Chewing gum makers should help pay for the growing cost of removing their product from the country's streets, councils have said.
Almost all main shopping streets and 64% of all roads and pavements are stained by chewing gum, according to Keep Britain Tidy.
And, while the average piece of gum costs just 3p, it costs councils up to 50 times that to clean up every square metre of pavement.
The Local Government Association has said it is time the chewing gum industry paid its share of the £60m-a-year cost of cleaning up the streets of England and Wales.
They are also encouraging gum manufacturers to switch to biodegradable forms of gum which do not require specialist equipment to remove from pavements.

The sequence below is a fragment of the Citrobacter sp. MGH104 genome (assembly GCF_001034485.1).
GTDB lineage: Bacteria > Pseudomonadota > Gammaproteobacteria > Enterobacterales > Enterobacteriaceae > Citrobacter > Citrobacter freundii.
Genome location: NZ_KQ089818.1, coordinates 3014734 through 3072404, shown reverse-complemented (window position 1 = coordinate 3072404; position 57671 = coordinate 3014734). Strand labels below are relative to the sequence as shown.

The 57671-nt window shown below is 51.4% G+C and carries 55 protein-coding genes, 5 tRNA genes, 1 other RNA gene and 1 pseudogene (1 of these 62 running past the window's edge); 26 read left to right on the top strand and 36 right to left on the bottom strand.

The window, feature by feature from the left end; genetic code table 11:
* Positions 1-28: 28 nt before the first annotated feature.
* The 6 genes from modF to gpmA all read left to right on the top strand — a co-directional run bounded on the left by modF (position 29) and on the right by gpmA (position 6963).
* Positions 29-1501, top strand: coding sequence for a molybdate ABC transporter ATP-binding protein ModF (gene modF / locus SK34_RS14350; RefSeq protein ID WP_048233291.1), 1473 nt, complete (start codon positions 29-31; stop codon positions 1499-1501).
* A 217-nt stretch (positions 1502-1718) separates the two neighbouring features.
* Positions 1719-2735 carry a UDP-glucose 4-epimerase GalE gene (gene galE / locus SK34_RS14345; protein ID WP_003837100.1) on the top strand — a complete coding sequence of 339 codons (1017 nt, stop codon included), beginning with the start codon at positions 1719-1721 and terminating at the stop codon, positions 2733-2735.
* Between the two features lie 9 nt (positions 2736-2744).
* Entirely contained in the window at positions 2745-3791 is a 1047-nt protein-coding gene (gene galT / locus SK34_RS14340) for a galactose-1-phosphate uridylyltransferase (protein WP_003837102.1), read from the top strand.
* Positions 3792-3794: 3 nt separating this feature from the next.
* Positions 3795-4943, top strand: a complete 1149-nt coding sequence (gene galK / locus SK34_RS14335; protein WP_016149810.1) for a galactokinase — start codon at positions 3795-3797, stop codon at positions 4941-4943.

LGA environment spokeswoman Judith Blake said chewing gum had become "a plague on our pavements".
She added: "At a time when councils face considerable ongoing funding pressures, this is a growing cost pressure they could do without.
"It is therefore reasonable to expect chewing gum manufacturers to help more, both by switching to biodegradable gum and by contributing to the cost of clearing it up.
"Councils have no legal obligation to clear up the gum.
"They do it for the benefit of their shoppers, town centre users, businesses and residents; to make the pavements more attractive and the environment better.
"Councils want to work with the industry to find solutions to this ongoing problem.
"The industry needs to go a lot further, faster, in tackling this issue."